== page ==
Southron, J. L., Basu, U., and Taylor, G. J. (2004). Complementation of Saccharomyces cerevisiae ccc2 mutant by a putative P1B-ATPase from Brassica napus supports a copper-transporting function. FEBS Lett. 566, 218–222. doi: 10.1016/j.febslet.2004.04.035
Tchounwou, P. B., Yedjou, C. G., Patlolla, A. K., and Sutton, D. J. (2012). Heavy metal toxicity and the environment. In Molecular, Clinical and Environmental Toxicology (Basel: Springer), 133–164. doi: 10.1007/978-3-7643-8340-4_6
Theriault, G., and Nkongolo, K. (2016). Nickel and copper toxicity and plant response mechanisms in white birch (Betula papyrifera). Bull Environ. Contam. Toxicol. 97, 171–176. doi: 10.1007/s00128-016-1842-3
Vert, G., Grotz, N., Dédaldéchamp, F., Gaymard, F., Guerinot, M. L., Briat, J. F., et al. (2002). IRT1, an Arabidopsis transporter essential for iron uptake from the soil and for plant growth. Plant Cell 14, 1223–1233. doi: 10.1105/tpc.001388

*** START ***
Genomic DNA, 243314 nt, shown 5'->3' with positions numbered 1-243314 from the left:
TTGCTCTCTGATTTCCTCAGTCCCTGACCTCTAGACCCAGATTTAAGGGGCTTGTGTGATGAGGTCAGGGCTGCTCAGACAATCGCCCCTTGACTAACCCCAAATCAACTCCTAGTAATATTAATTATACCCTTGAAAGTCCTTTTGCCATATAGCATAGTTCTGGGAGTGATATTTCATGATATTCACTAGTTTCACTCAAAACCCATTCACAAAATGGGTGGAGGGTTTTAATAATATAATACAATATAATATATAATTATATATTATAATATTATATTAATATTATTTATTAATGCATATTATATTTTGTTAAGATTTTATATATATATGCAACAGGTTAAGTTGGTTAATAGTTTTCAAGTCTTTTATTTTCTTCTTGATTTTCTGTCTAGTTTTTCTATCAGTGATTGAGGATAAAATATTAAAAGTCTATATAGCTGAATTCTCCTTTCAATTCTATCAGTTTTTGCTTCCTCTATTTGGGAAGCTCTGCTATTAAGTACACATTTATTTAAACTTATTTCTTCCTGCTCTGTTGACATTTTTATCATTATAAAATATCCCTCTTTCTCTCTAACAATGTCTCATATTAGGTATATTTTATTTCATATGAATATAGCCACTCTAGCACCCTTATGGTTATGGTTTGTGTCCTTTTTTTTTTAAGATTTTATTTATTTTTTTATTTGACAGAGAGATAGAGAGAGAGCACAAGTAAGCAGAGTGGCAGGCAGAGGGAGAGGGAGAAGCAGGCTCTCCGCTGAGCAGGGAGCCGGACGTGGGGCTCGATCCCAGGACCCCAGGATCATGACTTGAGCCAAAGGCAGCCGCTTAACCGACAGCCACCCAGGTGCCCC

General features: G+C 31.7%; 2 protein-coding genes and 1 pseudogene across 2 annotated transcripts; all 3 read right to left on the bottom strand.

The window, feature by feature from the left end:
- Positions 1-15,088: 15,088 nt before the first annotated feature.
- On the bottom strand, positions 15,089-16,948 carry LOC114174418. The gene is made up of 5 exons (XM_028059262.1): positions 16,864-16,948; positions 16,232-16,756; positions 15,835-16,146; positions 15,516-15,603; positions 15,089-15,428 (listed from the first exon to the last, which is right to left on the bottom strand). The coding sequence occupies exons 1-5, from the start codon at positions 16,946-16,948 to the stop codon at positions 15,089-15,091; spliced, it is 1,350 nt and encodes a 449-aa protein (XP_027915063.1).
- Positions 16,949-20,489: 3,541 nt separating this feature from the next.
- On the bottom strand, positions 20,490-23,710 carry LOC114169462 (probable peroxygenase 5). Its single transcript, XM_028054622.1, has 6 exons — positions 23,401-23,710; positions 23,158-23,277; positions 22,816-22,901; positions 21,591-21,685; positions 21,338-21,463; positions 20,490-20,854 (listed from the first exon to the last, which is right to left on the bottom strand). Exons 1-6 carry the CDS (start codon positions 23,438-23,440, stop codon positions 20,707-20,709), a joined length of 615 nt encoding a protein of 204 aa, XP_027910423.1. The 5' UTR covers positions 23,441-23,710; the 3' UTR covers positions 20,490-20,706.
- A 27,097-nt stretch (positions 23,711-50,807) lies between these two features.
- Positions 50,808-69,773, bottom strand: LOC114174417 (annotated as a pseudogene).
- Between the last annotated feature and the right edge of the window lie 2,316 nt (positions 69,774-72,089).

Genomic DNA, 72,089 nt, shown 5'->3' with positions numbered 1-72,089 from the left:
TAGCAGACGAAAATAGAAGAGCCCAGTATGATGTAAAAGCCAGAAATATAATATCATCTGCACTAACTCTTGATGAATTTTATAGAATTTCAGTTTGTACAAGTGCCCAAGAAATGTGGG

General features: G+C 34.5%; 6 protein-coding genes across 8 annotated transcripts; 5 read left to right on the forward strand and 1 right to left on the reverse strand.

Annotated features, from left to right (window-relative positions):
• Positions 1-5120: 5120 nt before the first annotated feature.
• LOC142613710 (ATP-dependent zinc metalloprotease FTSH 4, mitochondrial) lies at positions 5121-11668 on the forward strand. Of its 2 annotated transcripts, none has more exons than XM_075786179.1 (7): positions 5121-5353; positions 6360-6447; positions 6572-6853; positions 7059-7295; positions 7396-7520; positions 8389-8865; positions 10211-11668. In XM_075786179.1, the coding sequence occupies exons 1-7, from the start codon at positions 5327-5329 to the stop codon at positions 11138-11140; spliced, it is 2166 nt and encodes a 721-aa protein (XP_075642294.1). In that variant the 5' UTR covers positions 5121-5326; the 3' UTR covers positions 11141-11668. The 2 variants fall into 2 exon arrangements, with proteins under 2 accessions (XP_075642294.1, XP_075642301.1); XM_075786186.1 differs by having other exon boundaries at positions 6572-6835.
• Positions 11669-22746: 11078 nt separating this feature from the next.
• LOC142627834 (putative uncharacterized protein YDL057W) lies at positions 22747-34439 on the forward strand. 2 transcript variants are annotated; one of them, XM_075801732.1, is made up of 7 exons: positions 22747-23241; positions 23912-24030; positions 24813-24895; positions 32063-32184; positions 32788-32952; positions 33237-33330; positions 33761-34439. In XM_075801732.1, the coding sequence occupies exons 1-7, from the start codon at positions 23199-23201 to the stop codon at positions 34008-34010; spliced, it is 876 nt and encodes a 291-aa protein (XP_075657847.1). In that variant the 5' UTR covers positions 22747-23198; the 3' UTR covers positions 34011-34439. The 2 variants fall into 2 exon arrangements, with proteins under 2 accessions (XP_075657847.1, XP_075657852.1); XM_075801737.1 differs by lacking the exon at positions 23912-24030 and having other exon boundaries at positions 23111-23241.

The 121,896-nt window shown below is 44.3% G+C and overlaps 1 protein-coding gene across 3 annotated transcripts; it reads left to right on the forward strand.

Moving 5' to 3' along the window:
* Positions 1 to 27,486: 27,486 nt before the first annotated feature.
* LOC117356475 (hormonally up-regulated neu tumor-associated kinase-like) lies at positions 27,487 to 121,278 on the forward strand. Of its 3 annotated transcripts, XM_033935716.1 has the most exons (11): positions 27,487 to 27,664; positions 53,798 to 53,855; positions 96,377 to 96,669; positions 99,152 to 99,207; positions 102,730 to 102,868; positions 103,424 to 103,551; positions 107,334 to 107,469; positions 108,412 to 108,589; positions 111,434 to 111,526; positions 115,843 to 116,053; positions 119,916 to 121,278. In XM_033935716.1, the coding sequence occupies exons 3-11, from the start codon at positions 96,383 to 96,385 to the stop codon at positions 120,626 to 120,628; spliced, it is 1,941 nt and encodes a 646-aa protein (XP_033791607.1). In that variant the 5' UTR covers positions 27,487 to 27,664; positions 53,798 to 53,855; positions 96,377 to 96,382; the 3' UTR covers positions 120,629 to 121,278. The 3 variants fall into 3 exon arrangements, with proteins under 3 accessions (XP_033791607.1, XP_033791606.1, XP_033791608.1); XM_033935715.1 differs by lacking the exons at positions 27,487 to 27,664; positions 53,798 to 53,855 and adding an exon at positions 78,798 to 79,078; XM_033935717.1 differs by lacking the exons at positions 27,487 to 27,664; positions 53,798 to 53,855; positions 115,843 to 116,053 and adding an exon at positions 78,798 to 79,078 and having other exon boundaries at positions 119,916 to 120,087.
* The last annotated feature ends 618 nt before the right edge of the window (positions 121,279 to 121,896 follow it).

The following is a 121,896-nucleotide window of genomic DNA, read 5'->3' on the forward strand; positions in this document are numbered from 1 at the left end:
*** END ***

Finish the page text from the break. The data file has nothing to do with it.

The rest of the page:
Wang, D., Pang, Y. X., Wang, W. Q., Wan, C. Y., Hou, J. L., Yu, F. L., et al. (2013). Effect of molybdenum on secondary metabolic process of glycyrrhizic acid in Glycyrrhiza uralensis Fisch. Biochem. Syst. Ecol. 50, 93–100. doi: 10.1016/j.bse.2013.03.045
Warne, M. S. J., Heemsbergen, D., Stevens, D., McLaughlin, M., Cozens, G., Whatmuff, M., et al. (2008). Modeling the toxicity of copper and zinc salts to wheat in 14 soils. Envirol. Toxicol. Chem. 27, 786–792. doi: 10.1897/07-294.1
Wu, L. B. (2016). Genetic and Physiological Analyses of the Tolerance Mechanisms to Ferrous Iron Toxicity in Rice (Oryza sativa L.). Doctoral dissertation, Dissertation, Bonn, Rheinische Friedrich-Wilhelms-Universität Bonn.